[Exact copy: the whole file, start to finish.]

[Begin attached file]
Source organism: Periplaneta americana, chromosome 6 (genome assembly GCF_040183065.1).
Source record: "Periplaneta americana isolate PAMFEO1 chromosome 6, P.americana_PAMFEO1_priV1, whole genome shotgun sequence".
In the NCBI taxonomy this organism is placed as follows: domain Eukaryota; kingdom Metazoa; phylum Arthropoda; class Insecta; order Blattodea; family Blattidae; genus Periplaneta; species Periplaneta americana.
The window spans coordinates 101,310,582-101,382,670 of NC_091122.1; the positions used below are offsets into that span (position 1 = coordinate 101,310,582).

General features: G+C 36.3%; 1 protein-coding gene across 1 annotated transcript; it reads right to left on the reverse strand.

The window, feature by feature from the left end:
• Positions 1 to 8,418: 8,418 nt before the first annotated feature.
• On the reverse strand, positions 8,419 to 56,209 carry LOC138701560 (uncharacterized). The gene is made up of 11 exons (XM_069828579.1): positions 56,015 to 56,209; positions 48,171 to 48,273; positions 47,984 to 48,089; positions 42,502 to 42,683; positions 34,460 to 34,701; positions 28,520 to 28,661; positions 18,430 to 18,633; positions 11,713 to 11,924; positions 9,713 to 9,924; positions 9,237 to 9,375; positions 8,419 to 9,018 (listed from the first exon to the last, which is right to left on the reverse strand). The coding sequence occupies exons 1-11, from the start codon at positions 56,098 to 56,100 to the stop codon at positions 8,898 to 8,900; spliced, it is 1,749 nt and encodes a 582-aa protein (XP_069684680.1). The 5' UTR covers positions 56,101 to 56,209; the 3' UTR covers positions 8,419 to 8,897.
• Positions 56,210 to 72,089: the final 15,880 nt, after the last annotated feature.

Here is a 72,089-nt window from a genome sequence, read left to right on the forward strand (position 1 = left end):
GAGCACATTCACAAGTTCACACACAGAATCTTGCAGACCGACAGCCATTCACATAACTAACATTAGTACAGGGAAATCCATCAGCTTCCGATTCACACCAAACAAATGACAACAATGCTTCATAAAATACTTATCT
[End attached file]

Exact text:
Source organism: Periplaneta americana, chromosome 6 (genome assembly GCF_040183065.1).
Source record: "Periplaneta americana isolate PAMFEO1 chromosome 6, P.americana_PAMFEO1_priV1, whole genome shotgun sequence".
In the NCBI taxonomy this organism is placed as follows: domain Eukaryota; kingdom Metazoa; phylum Arthropoda; class Insecta; order Blattodea; family Blattidae; genus Periplaneta; species Periplaneta americana.
The window spans coordinates 101,310,582-101,382,670 of NC_091122.1; the positions used below are offsets into that span (position 1 = coordinate 101,310,582).

General features: G+C 36.3%; 1 protein-coding gene across 1 annotated transcript; it reads right to left on the reverse strand.

The window, feature by feature from the left end:
• Positions 1 to 8,418: 8,418 nt before the first annotated feature.
• On the reverse strand, positions 8,419 to 56,209 carry LOC138701560 (uncharacterized). The gene is made up of 11 exons (XM_069828579.1): positions 56,015 to 56,209; positions 48,171 to 48,273; positions 47,984 to 48,089; positions 42,502 to 42,683; positions 34,460 to 34,701; positions 28,520 to 28,661; positions 18,430 to 18,633; positions 11,713 to 11,924; positions 9,713 to 9,924; positions 9,237 to 9,375; positions 8,419 to 9,018 (listed from the first exon to the last, which is right to left on the reverse strand). The coding sequence occupies exons 1-11, from the start codon at positions 56,098 to 56,100 to the stop codon at positions 8,898 to 8,900; spliced, it is 1,749 nt and encodes a 582-aa protein (XP_069684680.1). The 5' UTR covers positions 56,101 to 56,209; the 3' UTR covers positions 8,419 to 8,897.
• Positions 56,210 to 72,089: the final 15,880 nt, after the last annotated feature.

Here is a 72,089-nt window from a genome sequence, read left to right on the forward strand (position 1 = left end):
GAGCACATTCACAAGTTCACACACAGAATCTTGCAGACCGACAGCCATTCACATAACTAACATTAGTACAGGGAAATCCATCAGCTTCCGATTCACACCAAACAAATGACAACAATGCTTCATAAAATACTTATCT